Upon return to Cape Coast from his three-month diplomatic mission to Kumasi, British Consul Joseph Dupuis quickly discovered that his efforts to secure peace and profitable trade between the Ashanti (the largest kingdom on the Gold Coast with its capital at Kumasi) and the British had largely been in vain. Asantehene Osei Bonsu (r. 1800-1824) had hosted Dupuis, along with other British and Ashanti ambassadors from Cape Coast, in an effort to solidify trading arrangements and resolve territorial disputes in the years immediately following the British abolition of the slave trade in 1807. Despite Dupuis’s surprisingly warm reception by the Ashanti king and the relative success with which the two composed a treaty, British officials at Cape Coast denied the terms of the treaty and sought instead to devise ways of constraining the economic and political power of the Ashanti King. While Ambassadors Bowdich (1817) and Dupuis (1820) successfully came to agreements with the Asantehene, each culminating in the formulation of an official treaty, an analysis of events occurring simultaneously outside the immediate purview of these assemblies indicates that their expeditions ultimately failed because many British government officials and civilians were unwilling to adhere to local political and economic structures and compromise with the Asantehene.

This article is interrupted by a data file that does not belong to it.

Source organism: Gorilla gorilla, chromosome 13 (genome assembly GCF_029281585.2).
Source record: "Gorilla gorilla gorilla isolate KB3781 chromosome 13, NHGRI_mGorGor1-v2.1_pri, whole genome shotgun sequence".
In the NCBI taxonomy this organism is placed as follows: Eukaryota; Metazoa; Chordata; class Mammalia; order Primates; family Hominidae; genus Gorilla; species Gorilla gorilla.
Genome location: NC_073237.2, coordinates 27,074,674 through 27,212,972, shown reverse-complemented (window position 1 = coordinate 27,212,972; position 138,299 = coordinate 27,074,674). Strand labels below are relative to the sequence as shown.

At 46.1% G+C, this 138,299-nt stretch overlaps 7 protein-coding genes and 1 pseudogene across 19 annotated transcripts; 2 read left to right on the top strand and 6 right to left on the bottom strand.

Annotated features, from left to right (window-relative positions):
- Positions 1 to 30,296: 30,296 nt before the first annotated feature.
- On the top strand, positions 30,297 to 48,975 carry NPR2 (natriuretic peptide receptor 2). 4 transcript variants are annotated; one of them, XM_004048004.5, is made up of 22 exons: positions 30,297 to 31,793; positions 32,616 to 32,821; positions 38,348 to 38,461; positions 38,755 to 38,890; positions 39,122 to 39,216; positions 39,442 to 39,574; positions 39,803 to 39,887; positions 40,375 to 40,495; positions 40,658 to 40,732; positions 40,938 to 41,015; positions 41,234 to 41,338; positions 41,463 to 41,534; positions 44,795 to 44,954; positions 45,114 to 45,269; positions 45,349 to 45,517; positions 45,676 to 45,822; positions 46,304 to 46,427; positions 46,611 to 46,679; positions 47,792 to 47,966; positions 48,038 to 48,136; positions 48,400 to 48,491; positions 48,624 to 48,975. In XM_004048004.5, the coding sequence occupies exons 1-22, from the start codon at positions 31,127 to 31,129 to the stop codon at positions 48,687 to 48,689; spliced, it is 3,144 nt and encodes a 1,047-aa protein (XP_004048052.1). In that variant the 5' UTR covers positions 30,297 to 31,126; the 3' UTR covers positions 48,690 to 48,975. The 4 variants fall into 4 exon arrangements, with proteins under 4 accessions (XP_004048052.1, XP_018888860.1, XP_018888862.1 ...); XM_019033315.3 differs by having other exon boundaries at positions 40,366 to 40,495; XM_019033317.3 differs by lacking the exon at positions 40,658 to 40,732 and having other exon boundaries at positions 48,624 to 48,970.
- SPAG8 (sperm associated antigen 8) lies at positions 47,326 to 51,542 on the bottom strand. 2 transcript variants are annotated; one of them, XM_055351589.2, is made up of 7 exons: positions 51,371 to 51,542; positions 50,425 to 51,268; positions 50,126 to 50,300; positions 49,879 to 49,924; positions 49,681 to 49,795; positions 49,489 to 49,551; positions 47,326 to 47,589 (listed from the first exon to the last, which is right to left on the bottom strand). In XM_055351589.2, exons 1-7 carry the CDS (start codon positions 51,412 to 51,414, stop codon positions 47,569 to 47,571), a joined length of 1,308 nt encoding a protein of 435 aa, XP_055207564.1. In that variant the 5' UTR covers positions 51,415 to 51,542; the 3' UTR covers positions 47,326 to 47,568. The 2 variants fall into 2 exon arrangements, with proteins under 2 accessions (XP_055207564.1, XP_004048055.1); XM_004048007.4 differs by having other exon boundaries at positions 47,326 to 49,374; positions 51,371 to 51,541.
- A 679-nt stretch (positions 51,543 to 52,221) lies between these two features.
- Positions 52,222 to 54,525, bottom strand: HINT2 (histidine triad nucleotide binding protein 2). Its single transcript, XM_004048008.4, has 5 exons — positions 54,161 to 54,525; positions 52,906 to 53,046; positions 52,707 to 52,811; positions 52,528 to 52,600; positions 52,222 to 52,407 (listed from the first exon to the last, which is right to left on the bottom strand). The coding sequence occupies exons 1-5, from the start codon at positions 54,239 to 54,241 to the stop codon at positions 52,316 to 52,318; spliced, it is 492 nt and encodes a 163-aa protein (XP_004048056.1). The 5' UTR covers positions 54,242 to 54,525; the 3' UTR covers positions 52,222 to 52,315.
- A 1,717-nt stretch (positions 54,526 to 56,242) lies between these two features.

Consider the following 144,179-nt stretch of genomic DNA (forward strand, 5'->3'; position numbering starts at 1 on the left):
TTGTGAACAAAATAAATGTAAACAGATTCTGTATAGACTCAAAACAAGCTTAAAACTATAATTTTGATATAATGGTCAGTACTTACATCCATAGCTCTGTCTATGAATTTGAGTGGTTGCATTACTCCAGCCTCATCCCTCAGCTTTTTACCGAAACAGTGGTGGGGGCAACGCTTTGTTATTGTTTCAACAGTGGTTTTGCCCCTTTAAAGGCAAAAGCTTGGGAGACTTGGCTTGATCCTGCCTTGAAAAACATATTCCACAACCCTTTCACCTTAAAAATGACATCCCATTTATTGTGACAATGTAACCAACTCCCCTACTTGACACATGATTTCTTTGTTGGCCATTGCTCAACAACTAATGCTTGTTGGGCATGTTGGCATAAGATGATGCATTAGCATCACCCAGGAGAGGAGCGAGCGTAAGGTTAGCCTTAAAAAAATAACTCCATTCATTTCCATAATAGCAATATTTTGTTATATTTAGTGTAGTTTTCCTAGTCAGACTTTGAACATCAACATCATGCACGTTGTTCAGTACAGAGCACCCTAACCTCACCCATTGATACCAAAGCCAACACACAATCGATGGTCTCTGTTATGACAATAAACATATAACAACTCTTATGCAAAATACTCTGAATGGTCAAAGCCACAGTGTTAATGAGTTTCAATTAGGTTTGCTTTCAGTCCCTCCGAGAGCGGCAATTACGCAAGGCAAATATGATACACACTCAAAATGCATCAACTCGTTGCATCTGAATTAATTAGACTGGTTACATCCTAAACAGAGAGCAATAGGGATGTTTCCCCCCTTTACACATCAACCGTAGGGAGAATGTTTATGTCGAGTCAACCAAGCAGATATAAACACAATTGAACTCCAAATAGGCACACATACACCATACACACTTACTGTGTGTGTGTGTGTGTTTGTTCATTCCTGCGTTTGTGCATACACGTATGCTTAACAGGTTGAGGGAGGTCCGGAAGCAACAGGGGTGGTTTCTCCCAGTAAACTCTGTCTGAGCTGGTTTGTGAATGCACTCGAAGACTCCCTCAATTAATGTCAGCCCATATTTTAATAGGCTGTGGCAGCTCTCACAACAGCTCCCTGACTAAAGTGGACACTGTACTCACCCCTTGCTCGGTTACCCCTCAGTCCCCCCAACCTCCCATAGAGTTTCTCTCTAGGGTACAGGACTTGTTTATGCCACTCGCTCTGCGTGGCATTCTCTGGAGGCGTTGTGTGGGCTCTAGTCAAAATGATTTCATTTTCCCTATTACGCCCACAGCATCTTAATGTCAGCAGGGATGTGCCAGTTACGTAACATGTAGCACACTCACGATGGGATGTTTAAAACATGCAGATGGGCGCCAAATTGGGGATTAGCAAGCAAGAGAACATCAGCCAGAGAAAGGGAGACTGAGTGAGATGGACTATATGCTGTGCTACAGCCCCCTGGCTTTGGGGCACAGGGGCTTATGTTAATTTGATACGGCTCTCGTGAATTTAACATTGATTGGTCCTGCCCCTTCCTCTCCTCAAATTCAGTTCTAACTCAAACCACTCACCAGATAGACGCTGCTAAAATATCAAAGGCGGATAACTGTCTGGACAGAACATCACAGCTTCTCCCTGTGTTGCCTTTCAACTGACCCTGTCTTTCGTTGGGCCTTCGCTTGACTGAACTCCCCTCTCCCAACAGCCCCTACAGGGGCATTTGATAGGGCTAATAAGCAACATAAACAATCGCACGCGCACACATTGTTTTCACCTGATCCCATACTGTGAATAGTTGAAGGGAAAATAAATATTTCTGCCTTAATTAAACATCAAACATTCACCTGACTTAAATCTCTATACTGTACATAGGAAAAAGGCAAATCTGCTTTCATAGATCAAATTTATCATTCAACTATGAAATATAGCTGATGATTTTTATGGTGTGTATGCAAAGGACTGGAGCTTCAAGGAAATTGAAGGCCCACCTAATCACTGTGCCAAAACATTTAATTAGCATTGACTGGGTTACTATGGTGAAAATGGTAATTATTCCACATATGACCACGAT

Don’t Shoot the Messenger: A Reevaluation of Ashanti-British Relations from Bowdich to Dupuis, 1817-1820 - Garrett Nagaishi